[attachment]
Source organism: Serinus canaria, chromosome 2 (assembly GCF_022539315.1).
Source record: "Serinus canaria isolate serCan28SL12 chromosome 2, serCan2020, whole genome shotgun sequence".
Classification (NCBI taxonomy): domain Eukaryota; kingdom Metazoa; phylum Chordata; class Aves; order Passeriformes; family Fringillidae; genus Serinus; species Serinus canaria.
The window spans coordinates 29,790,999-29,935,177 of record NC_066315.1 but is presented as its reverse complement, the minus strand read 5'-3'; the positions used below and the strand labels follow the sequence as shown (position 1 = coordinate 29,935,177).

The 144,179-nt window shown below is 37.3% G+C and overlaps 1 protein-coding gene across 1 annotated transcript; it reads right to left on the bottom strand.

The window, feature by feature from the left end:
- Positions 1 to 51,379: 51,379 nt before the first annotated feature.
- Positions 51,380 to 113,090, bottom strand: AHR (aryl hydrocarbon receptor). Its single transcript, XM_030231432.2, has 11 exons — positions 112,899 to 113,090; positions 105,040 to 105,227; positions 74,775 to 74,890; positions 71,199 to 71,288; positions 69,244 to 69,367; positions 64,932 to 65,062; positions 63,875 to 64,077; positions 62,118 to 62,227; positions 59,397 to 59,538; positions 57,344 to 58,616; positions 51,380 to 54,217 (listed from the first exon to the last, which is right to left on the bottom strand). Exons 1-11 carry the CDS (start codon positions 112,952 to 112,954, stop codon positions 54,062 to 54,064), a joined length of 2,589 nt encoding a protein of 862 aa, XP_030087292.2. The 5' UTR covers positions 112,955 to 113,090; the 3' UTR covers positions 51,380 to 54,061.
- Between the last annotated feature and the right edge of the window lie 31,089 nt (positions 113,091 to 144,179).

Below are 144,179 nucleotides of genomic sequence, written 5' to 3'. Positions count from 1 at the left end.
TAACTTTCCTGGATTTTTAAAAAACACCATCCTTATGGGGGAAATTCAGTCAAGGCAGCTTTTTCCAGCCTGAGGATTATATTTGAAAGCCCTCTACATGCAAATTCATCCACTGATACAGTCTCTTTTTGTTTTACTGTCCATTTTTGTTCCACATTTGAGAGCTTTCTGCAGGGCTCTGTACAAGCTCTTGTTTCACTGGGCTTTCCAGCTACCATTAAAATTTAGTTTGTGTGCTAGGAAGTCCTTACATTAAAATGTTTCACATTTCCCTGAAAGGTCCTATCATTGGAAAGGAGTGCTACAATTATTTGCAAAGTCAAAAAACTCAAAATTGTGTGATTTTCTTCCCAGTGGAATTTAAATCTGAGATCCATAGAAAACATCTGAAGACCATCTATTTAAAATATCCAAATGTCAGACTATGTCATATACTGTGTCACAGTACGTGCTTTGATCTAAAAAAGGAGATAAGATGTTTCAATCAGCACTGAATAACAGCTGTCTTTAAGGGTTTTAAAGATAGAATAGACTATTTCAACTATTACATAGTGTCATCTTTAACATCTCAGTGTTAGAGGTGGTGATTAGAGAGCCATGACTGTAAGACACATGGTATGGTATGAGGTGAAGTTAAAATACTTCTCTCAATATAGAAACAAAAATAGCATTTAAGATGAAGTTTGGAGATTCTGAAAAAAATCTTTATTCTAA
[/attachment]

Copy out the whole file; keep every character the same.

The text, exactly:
Source organism: Serinus canaria, chromosome 2 (assembly GCF_022539315.1).
Source record: "Serinus canaria isolate serCan28SL12 chromosome 2, serCan2020, whole genome shotgun sequence".
Classification (NCBI taxonomy): domain Eukaryota; kingdom Metazoa; phylum Chordata; class Aves; order Passeriformes; family Fringillidae; genus Serinus; species Serinus canaria.
The window spans coordinates 29,790,999-29,935,177 of record NC_066315.1 but is presented as its reverse complement, the minus strand read 5'-3'; the positions used below and the strand labels follow the sequence as shown (position 1 = coordinate 29,935,177).

The 144,179-nt window shown below is 37.3% G+C and overlaps 1 protein-coding gene across 1 annotated transcript; it reads right to left on the bottom strand.

The window, feature by feature from the left end:
- Positions 1 to 51,379: 51,379 nt before the first annotated feature.
- Positions 51,380 to 113,090, bottom strand: AHR (aryl hydrocarbon receptor). Its single transcript, XM_030231432.2, has 11 exons — positions 112,899 to 113,090; positions 105,040 to 105,227; positions 74,775 to 74,890; positions 71,199 to 71,288; positions 69,244 to 69,367; positions 64,932 to 65,062; positions 63,875 to 64,077; positions 62,118 to 62,227; positions 59,397 to 59,538; positions 57,344 to 58,616; positions 51,380 to 54,217 (listed from the first exon to the last, which is right to left on the bottom strand). Exons 1-11 carry the CDS (start codon positions 112,952 to 112,954, stop codon positions 54,062 to 54,064), a joined length of 2,589 nt encoding a protein of 862 aa, XP_030087292.2. The 5' UTR covers positions 112,955 to 113,090; the 3' UTR covers positions 51,380 to 54,061.
- Between the last annotated feature and the right edge of the window lie 31,089 nt (positions 113,091 to 144,179).

Below are 144,179 nucleotides of genomic sequence, written 5' to 3'. Positions count from 1 at the left end.
TAACTTTCCTGGATTTTTAAAAAACACCATCCTTATGGGGGAAATTCAGTCAAGGCAGCTTTTTCCAGCCTGAGGATTATATTTGAAAGCCCTCTACATGCAAATTCATCCACTGATACAGTCTCTTTTTGTTTTACTGTCCATTTTTGTTCCACATTTGAGAGCTTTCTGCAGGGCTCTGTACAAGCTCTTGTTTCACTGGGCTTTCCAGCTACCATTAAAATTTAGTTTGTGTGCTAGGAAGTCCTTACATTAAAATGTTTCACATTTCCCTGAAAGGTCCTATCATTGGAAAGGAGTGCTACAATTATTTGCAAAGTCAAAAAACTCAAAATTGTGTGATTTTCTTCCCAGTGGAATTTAAATCTGAGATCCATAGAAAACATCTGAAGACCATCTATTTAAAATATCCAAATGTCAGACTATGTCATATACTGTGTCACAGTACGTGCTTTGATCTAAAAAAGGAGATAAGATGTTTCAATCAGCACTGAATAACAGCTGTCTTTAAGGGTTTTAAAGATAGAATAGACTATTTCAACTATTACATAGTGTCATCTTTAACATCTCAGTGTTAGAGGTGGTGATTAGAGAGCCATGACTGTAAGACACATGGTATGGTATGAGGTGAAGTTAAAATACTTCTCTCAATATAGAAACAAAAATAGCATTTAAGATGAAGTTTGGAGATTCTGAAAAAAATCTTTATTCTAA